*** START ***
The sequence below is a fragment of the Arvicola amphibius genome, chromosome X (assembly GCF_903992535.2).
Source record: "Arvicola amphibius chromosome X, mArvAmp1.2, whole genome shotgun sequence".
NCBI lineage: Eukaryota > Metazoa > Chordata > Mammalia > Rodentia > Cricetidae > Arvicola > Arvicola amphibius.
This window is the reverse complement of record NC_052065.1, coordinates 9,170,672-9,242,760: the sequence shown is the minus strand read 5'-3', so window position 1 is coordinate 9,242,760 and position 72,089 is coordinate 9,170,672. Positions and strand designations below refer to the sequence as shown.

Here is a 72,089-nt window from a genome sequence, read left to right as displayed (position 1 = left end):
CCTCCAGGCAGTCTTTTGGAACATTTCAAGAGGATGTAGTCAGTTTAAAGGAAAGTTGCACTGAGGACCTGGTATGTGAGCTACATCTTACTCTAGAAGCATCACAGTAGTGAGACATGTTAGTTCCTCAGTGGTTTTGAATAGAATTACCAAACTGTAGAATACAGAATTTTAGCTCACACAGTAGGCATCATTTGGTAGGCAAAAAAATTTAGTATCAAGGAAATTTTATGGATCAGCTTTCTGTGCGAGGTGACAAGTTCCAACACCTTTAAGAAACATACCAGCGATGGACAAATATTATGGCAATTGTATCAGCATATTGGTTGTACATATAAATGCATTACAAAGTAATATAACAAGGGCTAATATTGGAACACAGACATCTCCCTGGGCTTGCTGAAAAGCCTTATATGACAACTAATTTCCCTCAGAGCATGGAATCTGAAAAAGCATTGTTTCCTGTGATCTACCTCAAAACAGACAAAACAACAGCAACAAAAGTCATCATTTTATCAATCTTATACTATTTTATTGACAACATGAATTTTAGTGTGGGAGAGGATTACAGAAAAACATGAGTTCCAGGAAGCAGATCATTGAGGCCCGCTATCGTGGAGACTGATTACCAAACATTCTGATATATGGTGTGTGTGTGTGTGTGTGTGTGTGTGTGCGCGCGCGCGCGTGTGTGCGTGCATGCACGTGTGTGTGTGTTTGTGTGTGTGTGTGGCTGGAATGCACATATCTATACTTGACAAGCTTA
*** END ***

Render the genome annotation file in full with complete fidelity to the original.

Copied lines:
The sequence below is a fragment of the Arvicola amphibius genome, chromosome X (assembly GCF_903992535.2).
Source record: "Arvicola amphibius chromosome X, mArvAmp1.2, whole genome shotgun sequence".
NCBI lineage: Eukaryota > Metazoa > Chordata > Mammalia > Rodentia > Cricetidae > Arvicola > Arvicola amphibius.
This window is the reverse complement of record NC_052065.1, coordinates 9,170,672-9,242,760: the sequence shown is the minus strand read 5'-3', so window position 1 is coordinate 9,242,760 and position 72,089 is coordinate 9,170,672. Positions and strand designations below refer to the sequence as shown.

Here is a 72,089-nt window from a genome sequence, read left to right as displayed (position 1 = left end):
CCTCCAGGCAGTCTTTTGGAACATTTCAAGAGGATGTAGTCAGTTTAAAGGAAAGTTGCACTGAGGACCTGGTATGTGAGCTACATCTTACTCTAGAAGCATCACAGTAGTGAGACATGTTAGTTCCTCAGTGGTTTTGAATAGAATTACCAAACTGTAGAATACAGAATTTTAGCTCACACAGTAGGCATCATTTGGTAGGCAAAAAAATTTAGTATCAAGGAAATTTTATGGATCAGCTTTCTGTGCGAGGTGACAAGTTCCAACACCTTTAAGAAACATACCAGCGATGGACAAATATTATGGCAATTGTATCAGCATATTGGTTGTACATATAAATGCATTACAAAGTAATATAACAAGGGCTAATATTGGAACACAGACATCTCCCTGGGCTTGCTGAAAAGCCTTATATGACAACTAATTTCCCTCAGAGCATGGAATCTGAAAAAGCATTGTTTCCTGTGATCTACCTCAAAACAGACAAAACAACAGCAACAAAAGTCATCATTTTATCAATCTTATACTATTTTATTGACAACATGAATTTTAGTGTGGGAGAGGATTACAGAAAAACATGAGTTCCAGGAAGCAGATCATTGAGGCCCGCTATCGTGGAGACTGATTACCAAACATTCTGATATATGGTGTGTGTGTGTGTGTGTGTGTGTGTGTGCGCGCGCGCGCGTGTGTGCGTGCATGCACGTGTGTGTGTGTTTGTGTGTGTGTGTGGCTGGAATGCACATATCTATACTTGACAAGCTTA